The Gallery has also begun a series of New Work online exhibitions to support artists during this time; the first launched in May was led by assistant curator of international art, Lisa Catt. Titled From My Window, the project invited nine artists to observe the intimate space of their home and then share it in what is arguably a very public way – online, via the Together In Art website and the Gallery’s social media channels.

Painter Jude Rae (pictured top) was invited to be part of the project. Describing herself as an Instagram junkie, she told ArtsHub: ‘It’s made me think about isolation twice over. Nothing changed that much for me and I continue my work from home, and yet something profound has changed in how you interact with people and the broader long-run implications of that. I find myself asking “where do we go from here?”’

Looking out from her window in an upper-storey inner city apartment, Rae said what stuck her was the frenzy of construction work that continued throughout shutdown.

‘Construction work hasn’t stopped; they’re all in their hi-vis out there. I was so taken by those flags [on site]: the Eureka and Aboriginal flags. I was very conscious of the symbols out the window.’

While Rae is known for her paintings of the mundane, she said there was something about her window view that felt “connecting”.

‘The everyday is political in the same way the personal is political and this particular event is throwing us back on ourselves and our own personal environment,’ said Rae. ‘I hope we don’t forget about the politics.’

Still from Together In Art Performance by Delta Goodrem in the closed Art Gallery of NSW Grand Courts, Photo: Matt McGuigan/Hospital Hill.


One of the most popular elements of Together In Art has been the program’s performance series, which sees musicians perform inside the Gallery in response to the exhibitions and architecture. The videos highlight the experience of being alone in the unique spaces of the Gallery, with performers framed by artworks – their performances reverberating off the travertine and parquet floors.

“It’s like they’re playing the building like a musical instrument,” Brand said. “Music is something that perhaps has been most impacted. We wanted to help our colleagues in the performing arts who are in a really bad situation.”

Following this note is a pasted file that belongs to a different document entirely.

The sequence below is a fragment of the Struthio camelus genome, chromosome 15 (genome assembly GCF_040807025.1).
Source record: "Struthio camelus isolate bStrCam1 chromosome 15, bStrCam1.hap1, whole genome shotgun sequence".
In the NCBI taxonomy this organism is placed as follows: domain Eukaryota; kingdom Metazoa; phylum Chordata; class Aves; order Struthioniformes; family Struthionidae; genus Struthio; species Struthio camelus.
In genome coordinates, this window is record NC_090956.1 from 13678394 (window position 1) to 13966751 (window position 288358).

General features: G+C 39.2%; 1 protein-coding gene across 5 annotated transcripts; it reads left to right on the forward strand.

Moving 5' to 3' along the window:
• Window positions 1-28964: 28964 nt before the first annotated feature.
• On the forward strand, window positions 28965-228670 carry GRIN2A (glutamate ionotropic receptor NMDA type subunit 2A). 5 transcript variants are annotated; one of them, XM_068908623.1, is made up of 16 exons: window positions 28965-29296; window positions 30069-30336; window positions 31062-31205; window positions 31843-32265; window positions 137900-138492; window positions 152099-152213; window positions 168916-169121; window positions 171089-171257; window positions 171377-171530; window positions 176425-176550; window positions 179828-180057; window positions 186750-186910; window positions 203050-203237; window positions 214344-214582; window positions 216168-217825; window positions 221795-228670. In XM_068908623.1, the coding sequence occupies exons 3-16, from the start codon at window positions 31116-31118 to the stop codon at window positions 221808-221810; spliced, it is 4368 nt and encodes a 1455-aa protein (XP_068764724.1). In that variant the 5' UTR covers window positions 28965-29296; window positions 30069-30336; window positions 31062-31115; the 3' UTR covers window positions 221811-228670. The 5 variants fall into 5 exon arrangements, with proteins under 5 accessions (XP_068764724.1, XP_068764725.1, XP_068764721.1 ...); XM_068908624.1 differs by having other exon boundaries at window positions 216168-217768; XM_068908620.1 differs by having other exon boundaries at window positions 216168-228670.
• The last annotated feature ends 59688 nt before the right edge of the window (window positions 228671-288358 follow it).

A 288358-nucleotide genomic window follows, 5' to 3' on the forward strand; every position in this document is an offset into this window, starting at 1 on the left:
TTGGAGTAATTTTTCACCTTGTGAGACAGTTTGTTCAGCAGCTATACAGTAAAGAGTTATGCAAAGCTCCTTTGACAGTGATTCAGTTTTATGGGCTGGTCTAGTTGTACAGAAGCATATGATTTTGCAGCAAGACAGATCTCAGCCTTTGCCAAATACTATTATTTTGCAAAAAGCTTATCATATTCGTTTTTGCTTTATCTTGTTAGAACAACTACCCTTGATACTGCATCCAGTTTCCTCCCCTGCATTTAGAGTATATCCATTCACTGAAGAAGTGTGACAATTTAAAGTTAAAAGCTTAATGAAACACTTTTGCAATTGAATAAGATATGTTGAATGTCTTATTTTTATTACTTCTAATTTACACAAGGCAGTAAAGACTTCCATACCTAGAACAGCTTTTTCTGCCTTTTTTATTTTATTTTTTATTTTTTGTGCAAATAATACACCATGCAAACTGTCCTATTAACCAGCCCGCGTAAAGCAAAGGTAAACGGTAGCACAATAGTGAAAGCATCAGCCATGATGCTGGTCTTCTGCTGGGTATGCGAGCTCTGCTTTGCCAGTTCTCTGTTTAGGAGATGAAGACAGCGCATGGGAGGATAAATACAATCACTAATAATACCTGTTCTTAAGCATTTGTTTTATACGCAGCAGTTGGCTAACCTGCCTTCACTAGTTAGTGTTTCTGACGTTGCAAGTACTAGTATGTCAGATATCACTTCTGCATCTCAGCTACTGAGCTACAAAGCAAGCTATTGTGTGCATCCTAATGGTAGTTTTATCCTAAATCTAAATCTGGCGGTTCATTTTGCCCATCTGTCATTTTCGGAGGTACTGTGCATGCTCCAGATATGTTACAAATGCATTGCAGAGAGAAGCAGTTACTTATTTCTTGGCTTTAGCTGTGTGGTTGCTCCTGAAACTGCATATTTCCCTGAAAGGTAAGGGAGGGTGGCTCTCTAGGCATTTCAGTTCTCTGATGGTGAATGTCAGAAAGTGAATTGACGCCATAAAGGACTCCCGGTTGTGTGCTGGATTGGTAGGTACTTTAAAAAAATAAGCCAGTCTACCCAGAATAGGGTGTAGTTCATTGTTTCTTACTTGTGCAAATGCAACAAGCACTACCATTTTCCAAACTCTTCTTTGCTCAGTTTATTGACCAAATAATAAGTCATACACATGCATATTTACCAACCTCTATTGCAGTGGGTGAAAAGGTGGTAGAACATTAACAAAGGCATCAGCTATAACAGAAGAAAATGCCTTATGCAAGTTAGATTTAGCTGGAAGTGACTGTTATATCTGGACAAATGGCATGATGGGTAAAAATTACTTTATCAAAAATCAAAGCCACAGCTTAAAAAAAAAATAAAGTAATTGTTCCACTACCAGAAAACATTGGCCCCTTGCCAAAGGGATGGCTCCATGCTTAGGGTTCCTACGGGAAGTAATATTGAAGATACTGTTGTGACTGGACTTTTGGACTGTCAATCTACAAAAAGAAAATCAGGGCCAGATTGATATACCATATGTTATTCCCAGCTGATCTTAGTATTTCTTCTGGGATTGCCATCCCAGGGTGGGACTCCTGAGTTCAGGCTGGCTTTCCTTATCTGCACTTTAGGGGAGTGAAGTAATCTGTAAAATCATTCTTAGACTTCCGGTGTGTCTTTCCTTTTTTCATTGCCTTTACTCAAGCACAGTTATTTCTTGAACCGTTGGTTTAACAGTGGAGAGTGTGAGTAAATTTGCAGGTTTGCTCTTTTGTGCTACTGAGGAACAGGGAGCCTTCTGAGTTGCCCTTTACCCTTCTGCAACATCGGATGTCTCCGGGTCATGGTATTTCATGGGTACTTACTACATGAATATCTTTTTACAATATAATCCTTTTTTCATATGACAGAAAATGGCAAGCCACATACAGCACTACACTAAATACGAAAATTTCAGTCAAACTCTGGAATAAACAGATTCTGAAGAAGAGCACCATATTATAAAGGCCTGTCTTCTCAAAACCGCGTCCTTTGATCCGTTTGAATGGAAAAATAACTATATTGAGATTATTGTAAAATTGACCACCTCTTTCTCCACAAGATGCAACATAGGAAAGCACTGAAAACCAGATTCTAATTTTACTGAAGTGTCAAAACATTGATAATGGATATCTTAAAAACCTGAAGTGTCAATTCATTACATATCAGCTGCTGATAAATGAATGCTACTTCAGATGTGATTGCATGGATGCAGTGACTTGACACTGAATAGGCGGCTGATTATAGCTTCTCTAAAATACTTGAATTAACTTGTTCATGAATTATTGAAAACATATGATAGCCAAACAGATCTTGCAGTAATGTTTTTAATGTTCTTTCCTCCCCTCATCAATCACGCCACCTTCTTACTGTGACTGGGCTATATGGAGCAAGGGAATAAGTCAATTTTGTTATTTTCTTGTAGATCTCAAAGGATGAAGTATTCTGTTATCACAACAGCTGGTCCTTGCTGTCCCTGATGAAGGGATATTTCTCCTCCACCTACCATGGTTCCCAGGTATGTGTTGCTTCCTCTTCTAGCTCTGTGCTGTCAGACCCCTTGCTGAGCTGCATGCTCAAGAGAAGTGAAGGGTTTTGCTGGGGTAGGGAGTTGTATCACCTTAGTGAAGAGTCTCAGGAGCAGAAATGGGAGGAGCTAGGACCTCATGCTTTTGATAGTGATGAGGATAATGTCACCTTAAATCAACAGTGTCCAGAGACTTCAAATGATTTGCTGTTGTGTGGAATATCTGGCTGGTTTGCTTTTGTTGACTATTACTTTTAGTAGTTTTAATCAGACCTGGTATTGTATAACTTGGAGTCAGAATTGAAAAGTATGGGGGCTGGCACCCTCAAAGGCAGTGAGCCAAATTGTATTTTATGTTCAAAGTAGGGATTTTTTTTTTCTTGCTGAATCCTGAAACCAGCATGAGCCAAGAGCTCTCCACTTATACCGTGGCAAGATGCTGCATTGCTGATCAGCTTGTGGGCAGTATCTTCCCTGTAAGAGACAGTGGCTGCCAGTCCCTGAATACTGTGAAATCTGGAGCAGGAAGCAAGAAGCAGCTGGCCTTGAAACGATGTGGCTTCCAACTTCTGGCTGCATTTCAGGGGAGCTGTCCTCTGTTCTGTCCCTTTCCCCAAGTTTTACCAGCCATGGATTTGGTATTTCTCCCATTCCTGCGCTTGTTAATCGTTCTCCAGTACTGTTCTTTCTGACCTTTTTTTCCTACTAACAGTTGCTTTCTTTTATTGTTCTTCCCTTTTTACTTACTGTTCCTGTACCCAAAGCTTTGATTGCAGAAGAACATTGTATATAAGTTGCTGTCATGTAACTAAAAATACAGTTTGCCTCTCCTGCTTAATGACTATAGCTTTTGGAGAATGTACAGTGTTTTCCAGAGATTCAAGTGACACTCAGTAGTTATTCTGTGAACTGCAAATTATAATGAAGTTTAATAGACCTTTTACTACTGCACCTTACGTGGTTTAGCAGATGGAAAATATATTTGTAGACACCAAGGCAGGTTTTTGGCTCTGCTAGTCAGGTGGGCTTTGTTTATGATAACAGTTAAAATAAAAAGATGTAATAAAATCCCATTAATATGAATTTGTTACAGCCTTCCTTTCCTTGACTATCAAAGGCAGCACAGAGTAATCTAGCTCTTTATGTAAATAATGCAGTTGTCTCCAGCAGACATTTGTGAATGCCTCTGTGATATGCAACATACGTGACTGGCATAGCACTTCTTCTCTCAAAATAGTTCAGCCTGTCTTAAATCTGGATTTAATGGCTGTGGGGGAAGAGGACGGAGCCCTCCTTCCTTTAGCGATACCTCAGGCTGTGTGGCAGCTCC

Paton noted that each performance resonated differently with facts of closure, lockdown and social distancing. “It’s all there for me in that first Ngaiire experience, wandering through the empty building singing, ‘Fall into my arms,’ which was all about human contact when we couldn’t have it,” he said.

Papua New Guinea-born Sydney-based soul singer, Ngaiire, performs at AGNSW during the gallery’s temporary closure.

Other performers have included Delta Goodrem, South West Sydney hip-hop artist L-Fresh the Lion, Fijian guitarist (ex-Gang of Youths) Joji Malani, and Rainbow Chan.

‘Video and art film and moving image are seen very much as part of what we do, but music performance has lived more within our Art After Hours program. We’re showing that music can have a much more up-front place in all we do,’ Brand said, adding that Together In Art has allowed the Gallery to look at new ways of working across disciplines, and with different voices. ‘It’s been about staying open and responsive to art and the world, even when our doors were closed.’

Discover Together In Art. The Art Gallery of NSW opened to the public with free timed entry on Monday 1 June. The Together In Art website will remain part of forward Gallery programming.

Gina Fairley is ArtsHub's National Visual Arts Editor. For a decade she worked as a freelance writer and curator across Southeast Asia and was previously the Regional Contributing Editor for Hong Kong based magazines Asian Art News and World Sculpture News. Prior to writing she worked as an arts manager in America and Australia for 14 years, including the regional gallery, biennale and commercial sectors. She is based in Mittagong, regional NSW. Twitter: @ginafairley Instagram: fairleygina